AceShowbiz - George Lucas is apparently not happy with the direction of the "Star Wars" franchise under Disney's control. After acquiring Lucasfilm, the studio launched a new trilogy which began with 2015's "Star Wars: The Force Awakens". In his memoir "The Ride of a Lifetime: Lessons Learned From 15 Years as CEO of the Walt Disney Company", Disney CEO Bob Iger reveals Lucas' disappointment in the new trilogy.
According to Iger, when Disney purchased Lucasfilm in 2012, Lucas also handed over outlines for three new movies. "[W]e decided we needed to buy them, though we made clear in the purchase agreement that we would not be contractually obligated to adhere to the plot lines he'd laid out," he writes of the decision made with studio head Alan Horn.
But Disney and the new head of Lucasfilm, Kathleen Kennedy, decided to ditch Lucas' stories for the new installments. Iger recalls the filmmaker's reaction upon finding out about this during a meeting with Kennedy and "The Force Awakens" writers J.J. Abrams and Michael Arndt, "George immediately got upset as they began to describe the plot and it dawned on him that we weren't using one of the stories he submitted during the negotiations."
He adds, "George knew we weren't contractually bound to anything, but he thought that our buying the story treatments was a tacit promise that we'd follow them, and he was disappointed that his story was being discarded. I'd been so careful since our first conversation not to mislead him in any way, and I didn't think I had now, but I could have handled it better."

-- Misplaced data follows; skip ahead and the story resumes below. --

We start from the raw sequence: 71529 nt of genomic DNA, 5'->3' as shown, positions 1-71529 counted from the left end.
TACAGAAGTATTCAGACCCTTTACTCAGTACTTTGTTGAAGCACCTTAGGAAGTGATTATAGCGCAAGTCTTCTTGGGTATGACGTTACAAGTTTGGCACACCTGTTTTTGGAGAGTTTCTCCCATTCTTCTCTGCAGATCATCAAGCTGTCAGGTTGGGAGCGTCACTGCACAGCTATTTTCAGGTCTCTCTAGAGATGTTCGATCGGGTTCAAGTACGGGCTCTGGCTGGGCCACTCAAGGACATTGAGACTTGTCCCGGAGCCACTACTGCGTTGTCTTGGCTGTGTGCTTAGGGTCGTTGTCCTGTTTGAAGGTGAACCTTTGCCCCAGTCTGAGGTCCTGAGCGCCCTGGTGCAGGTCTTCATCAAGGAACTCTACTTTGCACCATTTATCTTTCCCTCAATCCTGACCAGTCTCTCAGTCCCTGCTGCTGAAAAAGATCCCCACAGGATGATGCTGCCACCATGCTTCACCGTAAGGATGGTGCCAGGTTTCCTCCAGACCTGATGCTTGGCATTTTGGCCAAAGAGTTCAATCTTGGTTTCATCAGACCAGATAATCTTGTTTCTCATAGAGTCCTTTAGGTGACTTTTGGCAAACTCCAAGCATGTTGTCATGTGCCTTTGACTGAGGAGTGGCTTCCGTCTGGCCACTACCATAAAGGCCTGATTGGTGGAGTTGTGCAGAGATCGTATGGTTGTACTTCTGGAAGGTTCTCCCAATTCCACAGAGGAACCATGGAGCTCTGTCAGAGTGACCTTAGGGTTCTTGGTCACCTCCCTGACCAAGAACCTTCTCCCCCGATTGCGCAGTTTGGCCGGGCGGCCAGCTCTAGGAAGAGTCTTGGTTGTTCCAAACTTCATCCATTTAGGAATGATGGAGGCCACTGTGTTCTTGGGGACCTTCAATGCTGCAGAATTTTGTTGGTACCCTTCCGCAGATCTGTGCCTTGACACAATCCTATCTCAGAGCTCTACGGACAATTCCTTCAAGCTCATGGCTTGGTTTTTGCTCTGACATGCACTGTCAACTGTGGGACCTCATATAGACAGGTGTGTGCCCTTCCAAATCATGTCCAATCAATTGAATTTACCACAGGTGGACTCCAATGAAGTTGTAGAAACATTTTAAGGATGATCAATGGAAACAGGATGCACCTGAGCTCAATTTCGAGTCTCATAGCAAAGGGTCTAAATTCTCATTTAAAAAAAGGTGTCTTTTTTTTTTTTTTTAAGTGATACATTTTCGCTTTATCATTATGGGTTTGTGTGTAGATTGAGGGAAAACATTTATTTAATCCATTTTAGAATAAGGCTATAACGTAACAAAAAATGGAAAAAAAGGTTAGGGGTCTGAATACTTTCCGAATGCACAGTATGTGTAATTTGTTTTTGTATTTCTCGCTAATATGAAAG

"George felt betrayed, and while this whole process would never have been easy for him, we'd gotten off to an unnecessarily rocky start," Iger goes on sharing.
It only got worse after Lucas watched the final product of "The Force Awakens" in a private screening. "Just prior to the global release, Kathy [Kennedy] screened 'The Force Awakens' for George. He didn't hide his disappointment," Iger admits. " 'There's nothing new,' he said. In each of the films in the original trilogy, it was important to him to present new worlds, new stories, new characters, and new technologies. In this one, he said, 'There weren't enough visual or technical leaps forward.' "
In their defense, Iger says Lucasfilm and Disney "intentionally created a world that was visually and tonally connected to the earlier films, to not stray too far from what people loved and expected." He argues that Lucas didn't understand that and "George was criticizing us for the very thing we were trying to do."
Lucas has not responded to Iger's confession in his book.